Virgin Galactic, part of mogul Richard Branson’s Virgin Group, announced on Monday that it plans to conduct the first test flight of its SpaceShipTwo spacecraft at some point this year.
The first commercial flights for Virgin Galactic’s suborbital passenger service isn’t expected to start until between 2013 and 2014, but nearly 500 customers have already jotted their names down for a trip on the six-passenger SpaceShipTwo spacecraft.
Tickets for flights aboard the SpaceShipTwo don’t come cheap, either–Virgin Galactic prices each flight at around $200,000 per person. The flights will take passengers to a height of around 68 miles, where they’ll experience a few minutes of zero gravity, and the opportunity to get a high altitude view of the Earth below with the blackness of space above them.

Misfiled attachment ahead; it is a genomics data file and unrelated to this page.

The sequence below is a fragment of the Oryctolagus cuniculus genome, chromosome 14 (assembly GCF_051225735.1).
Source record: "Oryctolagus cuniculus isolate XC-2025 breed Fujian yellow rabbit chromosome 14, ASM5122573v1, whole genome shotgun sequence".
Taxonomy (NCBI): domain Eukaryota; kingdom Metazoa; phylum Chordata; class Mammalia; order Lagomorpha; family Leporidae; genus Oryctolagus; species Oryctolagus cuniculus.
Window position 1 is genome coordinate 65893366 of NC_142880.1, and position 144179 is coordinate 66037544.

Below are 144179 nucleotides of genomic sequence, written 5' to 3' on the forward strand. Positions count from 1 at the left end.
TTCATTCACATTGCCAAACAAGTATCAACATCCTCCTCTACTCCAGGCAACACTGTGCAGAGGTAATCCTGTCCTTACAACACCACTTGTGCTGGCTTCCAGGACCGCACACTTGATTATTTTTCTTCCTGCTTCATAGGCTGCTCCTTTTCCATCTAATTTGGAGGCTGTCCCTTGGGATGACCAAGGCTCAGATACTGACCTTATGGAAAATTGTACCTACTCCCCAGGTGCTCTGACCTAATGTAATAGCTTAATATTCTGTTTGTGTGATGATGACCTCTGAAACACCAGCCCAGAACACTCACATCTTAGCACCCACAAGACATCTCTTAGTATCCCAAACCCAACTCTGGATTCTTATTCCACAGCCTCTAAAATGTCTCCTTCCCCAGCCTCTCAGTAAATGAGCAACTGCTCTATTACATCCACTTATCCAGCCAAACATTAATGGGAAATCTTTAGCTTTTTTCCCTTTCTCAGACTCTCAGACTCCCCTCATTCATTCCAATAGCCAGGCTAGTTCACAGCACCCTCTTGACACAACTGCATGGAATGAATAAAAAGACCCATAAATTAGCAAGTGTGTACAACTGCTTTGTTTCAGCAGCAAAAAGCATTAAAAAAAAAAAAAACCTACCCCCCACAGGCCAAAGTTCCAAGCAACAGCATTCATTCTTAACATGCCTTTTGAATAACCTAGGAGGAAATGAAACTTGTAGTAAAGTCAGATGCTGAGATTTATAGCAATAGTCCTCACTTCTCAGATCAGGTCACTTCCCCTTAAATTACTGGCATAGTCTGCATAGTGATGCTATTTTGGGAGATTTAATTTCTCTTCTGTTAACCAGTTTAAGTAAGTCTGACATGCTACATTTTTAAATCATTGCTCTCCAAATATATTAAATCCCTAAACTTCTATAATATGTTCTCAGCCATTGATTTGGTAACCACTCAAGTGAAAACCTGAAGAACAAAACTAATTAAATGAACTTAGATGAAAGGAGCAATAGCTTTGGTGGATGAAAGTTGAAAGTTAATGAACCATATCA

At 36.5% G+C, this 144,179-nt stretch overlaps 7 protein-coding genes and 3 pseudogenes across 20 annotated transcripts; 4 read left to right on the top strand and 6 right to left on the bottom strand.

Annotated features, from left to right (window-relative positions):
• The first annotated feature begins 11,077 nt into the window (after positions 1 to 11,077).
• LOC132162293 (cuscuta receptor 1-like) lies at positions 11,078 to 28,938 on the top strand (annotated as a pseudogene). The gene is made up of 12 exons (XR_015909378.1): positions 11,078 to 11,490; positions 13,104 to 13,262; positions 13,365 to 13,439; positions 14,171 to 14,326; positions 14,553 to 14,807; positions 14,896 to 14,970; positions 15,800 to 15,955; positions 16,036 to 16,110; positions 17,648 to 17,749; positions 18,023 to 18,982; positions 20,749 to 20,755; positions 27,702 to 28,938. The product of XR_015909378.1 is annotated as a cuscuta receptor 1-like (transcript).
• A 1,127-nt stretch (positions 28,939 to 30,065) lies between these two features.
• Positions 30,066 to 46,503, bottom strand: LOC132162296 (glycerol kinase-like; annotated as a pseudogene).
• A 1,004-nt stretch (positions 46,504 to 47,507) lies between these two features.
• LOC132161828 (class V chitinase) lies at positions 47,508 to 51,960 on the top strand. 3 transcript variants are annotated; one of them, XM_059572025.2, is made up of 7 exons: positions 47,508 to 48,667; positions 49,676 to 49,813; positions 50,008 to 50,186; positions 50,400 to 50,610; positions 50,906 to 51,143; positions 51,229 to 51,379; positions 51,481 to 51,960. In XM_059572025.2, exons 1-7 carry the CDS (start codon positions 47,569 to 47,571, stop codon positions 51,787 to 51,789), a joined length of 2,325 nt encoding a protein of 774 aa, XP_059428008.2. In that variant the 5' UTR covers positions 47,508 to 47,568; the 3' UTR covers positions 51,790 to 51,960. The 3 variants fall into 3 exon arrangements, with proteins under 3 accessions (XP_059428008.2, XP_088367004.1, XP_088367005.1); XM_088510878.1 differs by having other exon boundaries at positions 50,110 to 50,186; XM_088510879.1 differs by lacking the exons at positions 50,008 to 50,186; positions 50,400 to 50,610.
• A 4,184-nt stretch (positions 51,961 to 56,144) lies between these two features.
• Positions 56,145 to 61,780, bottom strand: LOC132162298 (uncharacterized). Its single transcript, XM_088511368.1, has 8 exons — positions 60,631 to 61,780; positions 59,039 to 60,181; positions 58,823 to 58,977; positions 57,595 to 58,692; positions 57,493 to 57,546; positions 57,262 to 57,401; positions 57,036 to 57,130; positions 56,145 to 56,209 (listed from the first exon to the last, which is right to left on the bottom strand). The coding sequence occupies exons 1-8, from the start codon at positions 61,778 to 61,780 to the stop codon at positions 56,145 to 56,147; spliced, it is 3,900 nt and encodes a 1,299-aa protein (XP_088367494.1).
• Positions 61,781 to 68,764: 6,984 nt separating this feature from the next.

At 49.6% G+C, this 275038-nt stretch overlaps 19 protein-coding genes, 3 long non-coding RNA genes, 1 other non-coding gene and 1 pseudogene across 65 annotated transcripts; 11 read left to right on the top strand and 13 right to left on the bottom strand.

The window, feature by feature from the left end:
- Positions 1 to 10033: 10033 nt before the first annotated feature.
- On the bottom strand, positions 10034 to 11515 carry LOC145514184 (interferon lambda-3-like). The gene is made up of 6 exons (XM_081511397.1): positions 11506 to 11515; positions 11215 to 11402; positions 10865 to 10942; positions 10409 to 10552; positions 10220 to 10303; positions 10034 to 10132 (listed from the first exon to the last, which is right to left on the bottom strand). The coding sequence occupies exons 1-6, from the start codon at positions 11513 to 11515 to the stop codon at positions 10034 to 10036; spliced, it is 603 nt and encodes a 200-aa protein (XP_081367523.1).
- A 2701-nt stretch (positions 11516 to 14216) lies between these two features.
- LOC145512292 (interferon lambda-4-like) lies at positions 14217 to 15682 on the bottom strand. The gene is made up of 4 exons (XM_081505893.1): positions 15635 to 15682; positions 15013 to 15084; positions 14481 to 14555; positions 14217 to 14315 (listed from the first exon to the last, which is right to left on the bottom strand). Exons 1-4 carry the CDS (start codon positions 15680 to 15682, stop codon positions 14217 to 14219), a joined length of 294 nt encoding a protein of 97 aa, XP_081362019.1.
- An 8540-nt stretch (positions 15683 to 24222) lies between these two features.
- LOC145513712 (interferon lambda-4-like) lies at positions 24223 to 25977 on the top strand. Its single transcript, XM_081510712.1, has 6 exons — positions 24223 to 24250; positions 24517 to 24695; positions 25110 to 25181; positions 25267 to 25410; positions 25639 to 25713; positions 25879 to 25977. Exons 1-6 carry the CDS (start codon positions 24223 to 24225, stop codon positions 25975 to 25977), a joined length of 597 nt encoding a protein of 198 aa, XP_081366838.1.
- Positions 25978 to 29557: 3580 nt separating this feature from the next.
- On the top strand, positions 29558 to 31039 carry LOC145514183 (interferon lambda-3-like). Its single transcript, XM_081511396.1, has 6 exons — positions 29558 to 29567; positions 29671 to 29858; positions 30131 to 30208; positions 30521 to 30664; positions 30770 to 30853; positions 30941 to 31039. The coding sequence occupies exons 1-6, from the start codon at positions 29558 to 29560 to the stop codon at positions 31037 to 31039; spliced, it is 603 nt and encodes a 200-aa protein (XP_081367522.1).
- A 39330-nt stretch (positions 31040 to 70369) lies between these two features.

It will undoubtedly be quite the adventure for anyone willing to throw down $200,000 for a two hour flight (only about six minutes of those two hours will be in zero gravity), but it goes to show that affordable commercial suborbital flight is still a ways off.
“In the suborbital area, there are a lot of things to be done. This is an area that has been essentially absent for about four decades,” Reuters quoted Neil Armstrong, who was a test pilot for the 1960s-era X-15 research plane before becoming a U.S. astronaut and commander of the first mission to land on the moon.
“There’s a lot of opportunity. I certainly hope that some of the new approaches will prove to be profitable and useful.”